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Currently getting more and more into MySQL. It's something i haven't been too fussed about but i want to write some scripts with it now.

My question is simple, im making a search script and just want to know if my php code can prevent some SQL injections.. the code:

$orig = $_POST['term'];
$term = mysql_real_escape_string($orig);
$sql = mysql_query("select * from db1 where content like '%$term%' ");

Is this ok? Alternatively if anyone has an easier/better/safer way of doing this plese feel inclined to let me know.

share|improve this question
Please take the time to look into using PDO or, at the very least, start using MySQLi. You will do the world a great service :) – Kevin Peno Apr 20 '11 at 20:04
thanks for the links! ive come quite far in the past week through simple tutorials so i'll give those a look in – Ricki Apr 20 '11 at 20:05
It's probably safe. Of course, mysql_escape_string() was also "probably safe" until it was discovered that it wasn't. – Wooble Apr 20 '11 at 20:07
aaah!! you ruined my fairytale ending. so when did that happen? – Ricki Apr 20 '11 at 20:09
Oh the possibilities: mysql_escape_stringThis function is identical to mysql_real_escape_string() except that mysql_real_escape_string() takes a connection handler and escapes the string according to the current character set. mysql_escape_string() does not take a connection argument and does not respect the current charset setting. – Kevin Peno Apr 20 '11 at 20:35
up vote 5 down vote accepted

To avoid warnings in case $_POST['term'] isn't set:

if (isset($_POST['term'])) {
    $term = mysql_real_escape_string($_POST['term']);
    $sql = mysql_query("select * from db1 where content like '%$term%' ");
    // rest of sql query
share|improve this answer
ah thanks! much appreciated – Ricki Apr 20 '11 at 20:07

Yes, it is safe from SQL injection. If you want to use a more systematic method of avoiding SQL injection issues I would recommend learning to use PDO and parameterised queries.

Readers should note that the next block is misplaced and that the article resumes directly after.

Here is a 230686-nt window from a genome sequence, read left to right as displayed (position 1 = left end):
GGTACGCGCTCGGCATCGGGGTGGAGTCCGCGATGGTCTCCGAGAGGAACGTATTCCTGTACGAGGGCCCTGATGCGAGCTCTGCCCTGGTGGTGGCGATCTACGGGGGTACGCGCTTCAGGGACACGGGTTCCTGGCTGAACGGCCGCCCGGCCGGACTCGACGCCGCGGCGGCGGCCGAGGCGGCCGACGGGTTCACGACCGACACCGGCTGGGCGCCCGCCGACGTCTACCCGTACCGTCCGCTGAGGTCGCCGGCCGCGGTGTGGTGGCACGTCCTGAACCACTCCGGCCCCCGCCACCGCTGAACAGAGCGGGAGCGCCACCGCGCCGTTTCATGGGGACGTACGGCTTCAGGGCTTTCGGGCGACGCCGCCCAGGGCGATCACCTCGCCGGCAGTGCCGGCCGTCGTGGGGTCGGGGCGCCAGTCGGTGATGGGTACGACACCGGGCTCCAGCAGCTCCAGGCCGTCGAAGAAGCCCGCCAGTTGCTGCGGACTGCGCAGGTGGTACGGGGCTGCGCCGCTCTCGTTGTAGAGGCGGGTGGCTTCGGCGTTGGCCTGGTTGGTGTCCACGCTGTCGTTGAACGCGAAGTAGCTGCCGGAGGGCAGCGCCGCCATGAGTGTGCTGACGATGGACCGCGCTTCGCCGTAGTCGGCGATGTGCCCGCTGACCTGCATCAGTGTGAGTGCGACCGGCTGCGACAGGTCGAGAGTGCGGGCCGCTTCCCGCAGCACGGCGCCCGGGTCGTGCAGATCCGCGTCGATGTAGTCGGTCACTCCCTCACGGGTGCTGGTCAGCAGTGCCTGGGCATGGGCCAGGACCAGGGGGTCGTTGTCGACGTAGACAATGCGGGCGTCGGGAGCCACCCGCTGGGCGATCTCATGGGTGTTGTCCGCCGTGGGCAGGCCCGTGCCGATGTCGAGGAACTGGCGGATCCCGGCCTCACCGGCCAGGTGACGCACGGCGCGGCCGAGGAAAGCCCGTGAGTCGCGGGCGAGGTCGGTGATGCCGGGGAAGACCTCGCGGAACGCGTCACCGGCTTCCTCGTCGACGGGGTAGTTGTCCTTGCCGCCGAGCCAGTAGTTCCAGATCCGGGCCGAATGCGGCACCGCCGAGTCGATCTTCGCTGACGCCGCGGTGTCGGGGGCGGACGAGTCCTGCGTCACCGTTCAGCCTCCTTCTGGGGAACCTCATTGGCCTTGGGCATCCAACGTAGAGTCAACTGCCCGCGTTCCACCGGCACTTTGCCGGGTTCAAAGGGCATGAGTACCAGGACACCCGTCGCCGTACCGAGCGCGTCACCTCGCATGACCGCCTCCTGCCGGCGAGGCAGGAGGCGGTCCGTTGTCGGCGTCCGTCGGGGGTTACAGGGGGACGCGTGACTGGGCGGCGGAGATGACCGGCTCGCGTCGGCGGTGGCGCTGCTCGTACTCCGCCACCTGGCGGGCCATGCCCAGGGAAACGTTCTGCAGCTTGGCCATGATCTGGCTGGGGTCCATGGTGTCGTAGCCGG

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Completely safe? Hex anyone? – k to the z Apr 20 '11 at 20:07
@k: don't hex codes require the use of the `\` character? – drudge Apr 20 '11 at 20:16
SELECT LOAD_FILE(0x633A5C626F6F742E696E69) (M) This will show the content of c:\boot.ini – k to the z Apr 20 '11 at 20:22
I don't see how you would get that query to execute using the posted code. Please elaborate as to how your example query is relevant. – Hammerite Apr 21 '11 at 0:47

yes it should be fine with mysql_real_escape_string

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thanks! so the way ive set about this is the best practise or is there a better one? – Ricki Apr 20 '11 at 20:04
That is the best practice! (or you use prepared statements) – Tim Apr 20 '11 at 20:04
It's definitely not "best practice". I strongly advise using an abstract database model, or at least a library like MySQLi (as mentioned and linked in Kevin Peno's comment) to handle this. – Henry Merriam Apr 20 '11 at 20:08

The standard escaping is often insufficient for values used in the LIKE clause. Unless you want the user to specify % placeholders of his own, you should add:

 $term = mysql_real_escape_string($_POST['term']);
 $term = addcslashes($term, "%_");

To be precise, this only an issue for very large tables, where excessive %%%% placeholder injection in LIKE queries could decelerate the database server.

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In your case mysql_real_escape_string will prevent SQL injection because it escapse single quotes and your string is set between single quotes. So in any case $term will always be just a simple string for SQL.

If you have something like

select * from A where id = $number

then no escaping would prevent an injection like:

0; drop A;

To prevent this scenario you would go well with prepared statements (PDO) or type-checking.

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